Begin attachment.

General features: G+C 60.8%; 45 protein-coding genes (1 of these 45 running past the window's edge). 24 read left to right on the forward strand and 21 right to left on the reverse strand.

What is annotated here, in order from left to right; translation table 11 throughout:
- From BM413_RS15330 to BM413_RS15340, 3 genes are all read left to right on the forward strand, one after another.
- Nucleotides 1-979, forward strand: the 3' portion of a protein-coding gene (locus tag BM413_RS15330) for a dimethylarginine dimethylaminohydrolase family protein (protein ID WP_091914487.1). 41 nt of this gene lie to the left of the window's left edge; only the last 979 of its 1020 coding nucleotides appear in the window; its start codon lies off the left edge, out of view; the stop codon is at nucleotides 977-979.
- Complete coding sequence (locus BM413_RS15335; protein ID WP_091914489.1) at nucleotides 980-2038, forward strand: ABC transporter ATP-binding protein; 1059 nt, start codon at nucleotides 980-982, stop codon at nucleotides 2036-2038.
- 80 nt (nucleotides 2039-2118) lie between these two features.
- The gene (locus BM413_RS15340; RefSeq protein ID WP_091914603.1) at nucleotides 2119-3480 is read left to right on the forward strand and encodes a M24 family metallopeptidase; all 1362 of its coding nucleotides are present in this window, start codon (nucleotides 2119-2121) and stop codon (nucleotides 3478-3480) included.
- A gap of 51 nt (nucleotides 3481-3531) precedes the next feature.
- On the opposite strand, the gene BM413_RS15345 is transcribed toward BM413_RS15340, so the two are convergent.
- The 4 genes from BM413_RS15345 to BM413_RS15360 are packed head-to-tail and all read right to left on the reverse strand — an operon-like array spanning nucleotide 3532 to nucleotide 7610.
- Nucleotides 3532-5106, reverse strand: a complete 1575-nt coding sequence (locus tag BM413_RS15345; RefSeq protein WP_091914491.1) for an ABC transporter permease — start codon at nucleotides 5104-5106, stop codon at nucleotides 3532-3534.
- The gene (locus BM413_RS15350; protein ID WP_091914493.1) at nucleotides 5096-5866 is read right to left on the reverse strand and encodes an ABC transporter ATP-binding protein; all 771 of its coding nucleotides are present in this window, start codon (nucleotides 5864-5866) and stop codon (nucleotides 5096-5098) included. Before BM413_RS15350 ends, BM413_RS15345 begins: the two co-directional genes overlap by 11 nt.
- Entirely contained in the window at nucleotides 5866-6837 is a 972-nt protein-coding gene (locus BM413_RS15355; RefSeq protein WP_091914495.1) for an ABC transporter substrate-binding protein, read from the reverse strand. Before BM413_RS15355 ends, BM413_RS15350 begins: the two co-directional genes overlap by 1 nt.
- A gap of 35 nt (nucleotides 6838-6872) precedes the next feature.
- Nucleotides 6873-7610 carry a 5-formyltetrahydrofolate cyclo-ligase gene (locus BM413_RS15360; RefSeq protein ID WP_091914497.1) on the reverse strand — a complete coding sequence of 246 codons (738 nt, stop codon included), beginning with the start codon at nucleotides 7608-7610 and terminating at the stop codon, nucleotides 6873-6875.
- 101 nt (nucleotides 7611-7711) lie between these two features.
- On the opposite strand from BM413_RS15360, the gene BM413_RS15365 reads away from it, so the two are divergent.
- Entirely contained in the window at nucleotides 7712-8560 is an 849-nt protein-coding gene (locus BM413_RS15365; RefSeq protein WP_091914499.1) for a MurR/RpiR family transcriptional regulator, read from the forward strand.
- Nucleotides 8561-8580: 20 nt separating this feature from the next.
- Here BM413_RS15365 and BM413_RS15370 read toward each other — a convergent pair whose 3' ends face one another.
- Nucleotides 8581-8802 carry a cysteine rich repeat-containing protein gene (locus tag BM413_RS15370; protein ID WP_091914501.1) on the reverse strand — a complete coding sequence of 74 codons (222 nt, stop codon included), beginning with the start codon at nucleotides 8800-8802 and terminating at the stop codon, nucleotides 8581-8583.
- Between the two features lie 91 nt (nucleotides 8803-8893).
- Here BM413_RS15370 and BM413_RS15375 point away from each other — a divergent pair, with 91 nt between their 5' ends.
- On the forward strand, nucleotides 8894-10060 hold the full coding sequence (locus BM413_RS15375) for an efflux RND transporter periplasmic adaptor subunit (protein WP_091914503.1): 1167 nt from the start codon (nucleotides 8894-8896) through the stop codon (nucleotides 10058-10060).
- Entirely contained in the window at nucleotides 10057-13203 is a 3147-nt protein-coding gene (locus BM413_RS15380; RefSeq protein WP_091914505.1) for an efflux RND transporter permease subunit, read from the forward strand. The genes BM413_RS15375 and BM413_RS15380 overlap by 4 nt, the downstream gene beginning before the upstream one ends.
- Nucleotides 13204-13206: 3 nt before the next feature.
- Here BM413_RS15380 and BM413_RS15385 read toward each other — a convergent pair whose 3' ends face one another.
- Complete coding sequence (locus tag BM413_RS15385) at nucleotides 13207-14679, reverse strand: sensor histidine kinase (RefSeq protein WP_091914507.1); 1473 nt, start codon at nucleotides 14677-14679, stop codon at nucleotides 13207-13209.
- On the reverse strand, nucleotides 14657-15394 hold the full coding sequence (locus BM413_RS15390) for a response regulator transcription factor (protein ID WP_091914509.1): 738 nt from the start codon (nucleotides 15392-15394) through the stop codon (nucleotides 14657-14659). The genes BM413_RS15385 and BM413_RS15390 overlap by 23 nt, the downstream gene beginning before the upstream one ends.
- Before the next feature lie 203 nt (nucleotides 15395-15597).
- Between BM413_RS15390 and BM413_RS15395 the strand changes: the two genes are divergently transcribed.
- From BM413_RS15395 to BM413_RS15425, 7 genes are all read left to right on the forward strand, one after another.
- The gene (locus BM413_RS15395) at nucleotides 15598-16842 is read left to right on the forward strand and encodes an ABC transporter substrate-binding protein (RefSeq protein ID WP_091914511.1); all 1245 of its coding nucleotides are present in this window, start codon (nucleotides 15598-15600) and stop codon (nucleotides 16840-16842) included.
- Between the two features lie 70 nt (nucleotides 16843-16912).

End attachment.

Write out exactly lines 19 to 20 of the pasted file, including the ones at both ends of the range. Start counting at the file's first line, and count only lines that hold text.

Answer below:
- Nucleotides 8561-8580: 20 nt separating this feature from the next.
- Here BM413_RS15365 and BM413_RS15370 read toward each other — a convergent pair whose 3' ends face one another.